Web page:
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Spyware Criminal Hits Japan Bank Accounts

Several Japanese banks have reported that a spyware thief tapped compromised accounts more or less simultaneously, and spirited away hundreds of thousands of yen.

Several Japanese banks have reported that a spyware thief tapped compromised accounts more or less simultaneously, and spirited away hundreds of thousands of yen.

According to published reports in the Asahi Shimbun, one of Japan's largest dailies, a trio of banks--eBank, Mizuho Bank, and Japan Net Bank-- said that illegal transfers were made to the same receiving account, making it likely the work of just one thief.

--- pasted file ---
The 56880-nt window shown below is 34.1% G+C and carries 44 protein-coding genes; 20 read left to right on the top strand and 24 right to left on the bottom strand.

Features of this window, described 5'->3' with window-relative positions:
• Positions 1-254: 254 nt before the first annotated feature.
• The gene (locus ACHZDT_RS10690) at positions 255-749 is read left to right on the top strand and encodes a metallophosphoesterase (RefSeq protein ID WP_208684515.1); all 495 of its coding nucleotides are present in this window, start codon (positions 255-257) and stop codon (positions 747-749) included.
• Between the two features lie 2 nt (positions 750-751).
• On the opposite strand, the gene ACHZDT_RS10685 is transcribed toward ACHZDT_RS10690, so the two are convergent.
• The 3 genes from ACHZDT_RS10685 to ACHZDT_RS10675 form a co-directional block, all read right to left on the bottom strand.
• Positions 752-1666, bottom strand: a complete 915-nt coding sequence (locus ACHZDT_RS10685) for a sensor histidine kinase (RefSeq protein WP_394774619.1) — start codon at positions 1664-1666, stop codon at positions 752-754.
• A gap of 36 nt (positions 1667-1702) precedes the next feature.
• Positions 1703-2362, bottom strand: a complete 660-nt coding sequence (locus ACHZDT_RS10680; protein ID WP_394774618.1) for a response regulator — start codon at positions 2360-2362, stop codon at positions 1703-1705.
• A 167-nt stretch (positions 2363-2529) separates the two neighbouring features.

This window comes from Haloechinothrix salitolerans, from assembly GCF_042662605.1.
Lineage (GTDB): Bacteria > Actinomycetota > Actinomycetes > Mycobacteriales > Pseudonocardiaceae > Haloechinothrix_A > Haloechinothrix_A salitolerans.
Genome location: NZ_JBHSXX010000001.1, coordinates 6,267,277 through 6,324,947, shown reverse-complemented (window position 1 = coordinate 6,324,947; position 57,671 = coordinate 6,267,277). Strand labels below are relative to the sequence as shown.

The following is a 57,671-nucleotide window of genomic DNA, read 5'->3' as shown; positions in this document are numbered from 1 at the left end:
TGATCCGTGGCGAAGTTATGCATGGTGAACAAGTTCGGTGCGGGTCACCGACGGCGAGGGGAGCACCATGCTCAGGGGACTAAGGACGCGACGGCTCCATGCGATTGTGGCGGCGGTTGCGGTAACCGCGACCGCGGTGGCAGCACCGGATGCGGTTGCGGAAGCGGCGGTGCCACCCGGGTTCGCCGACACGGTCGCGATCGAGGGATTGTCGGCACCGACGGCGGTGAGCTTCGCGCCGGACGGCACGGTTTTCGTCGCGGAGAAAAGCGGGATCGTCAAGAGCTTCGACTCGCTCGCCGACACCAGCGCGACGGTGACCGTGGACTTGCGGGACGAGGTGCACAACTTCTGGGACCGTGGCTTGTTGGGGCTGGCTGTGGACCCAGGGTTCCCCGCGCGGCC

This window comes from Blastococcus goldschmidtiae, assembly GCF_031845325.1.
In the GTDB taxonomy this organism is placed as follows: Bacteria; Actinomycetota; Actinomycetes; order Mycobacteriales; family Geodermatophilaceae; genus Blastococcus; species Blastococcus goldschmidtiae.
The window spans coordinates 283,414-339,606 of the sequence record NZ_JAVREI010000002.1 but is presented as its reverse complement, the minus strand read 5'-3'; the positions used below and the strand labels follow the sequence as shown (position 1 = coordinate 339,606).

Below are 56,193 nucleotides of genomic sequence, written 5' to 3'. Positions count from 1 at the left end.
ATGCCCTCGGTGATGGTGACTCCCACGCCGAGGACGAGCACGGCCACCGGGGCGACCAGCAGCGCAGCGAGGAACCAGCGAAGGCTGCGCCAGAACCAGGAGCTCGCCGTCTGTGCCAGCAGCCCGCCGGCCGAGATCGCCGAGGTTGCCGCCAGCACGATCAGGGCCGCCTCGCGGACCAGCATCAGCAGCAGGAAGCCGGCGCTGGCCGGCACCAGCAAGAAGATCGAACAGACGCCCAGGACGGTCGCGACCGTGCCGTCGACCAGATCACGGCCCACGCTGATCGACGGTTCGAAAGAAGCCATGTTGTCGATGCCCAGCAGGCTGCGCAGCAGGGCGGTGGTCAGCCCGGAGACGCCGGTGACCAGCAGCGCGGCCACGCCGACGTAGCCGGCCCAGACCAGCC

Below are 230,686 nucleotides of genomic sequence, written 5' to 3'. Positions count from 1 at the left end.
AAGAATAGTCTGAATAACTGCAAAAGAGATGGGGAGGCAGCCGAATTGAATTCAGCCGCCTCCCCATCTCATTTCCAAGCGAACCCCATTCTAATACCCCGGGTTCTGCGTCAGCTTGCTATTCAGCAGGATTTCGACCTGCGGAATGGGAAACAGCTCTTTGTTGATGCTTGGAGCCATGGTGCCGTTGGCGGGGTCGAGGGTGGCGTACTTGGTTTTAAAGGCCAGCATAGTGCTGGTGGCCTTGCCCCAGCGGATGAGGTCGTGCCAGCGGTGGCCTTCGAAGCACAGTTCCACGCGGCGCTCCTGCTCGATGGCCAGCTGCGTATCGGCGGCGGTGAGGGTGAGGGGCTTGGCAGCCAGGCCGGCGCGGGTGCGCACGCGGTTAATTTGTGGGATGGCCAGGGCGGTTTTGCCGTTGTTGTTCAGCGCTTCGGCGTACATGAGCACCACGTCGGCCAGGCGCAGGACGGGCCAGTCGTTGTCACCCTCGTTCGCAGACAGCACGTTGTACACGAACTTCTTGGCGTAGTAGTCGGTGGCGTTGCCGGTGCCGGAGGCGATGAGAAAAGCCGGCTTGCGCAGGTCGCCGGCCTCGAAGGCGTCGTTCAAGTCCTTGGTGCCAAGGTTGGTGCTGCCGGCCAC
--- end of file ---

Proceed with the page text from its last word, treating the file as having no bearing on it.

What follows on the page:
Sources told the Shimbun that "hundreds of thousands" of yen were moved from the account of an Mizuho Bank customer on July 1, and 130,000 yen ($1,170). Losses to accounts at Japan Net Bank were not disclosed, but multiple transfers were made.

In the eBank incident, the customer reported receiving e-mail in mid-June with an attached file, bank officials told the newspaper. They speculated that spyware was installed on the customer's computer; the spyware probably had a keylogger component which watched for online bank log-in passwords, then transmitted them to the thief.

By the time eBank froze the customer's account, the transfer had already taken place, the bank said.

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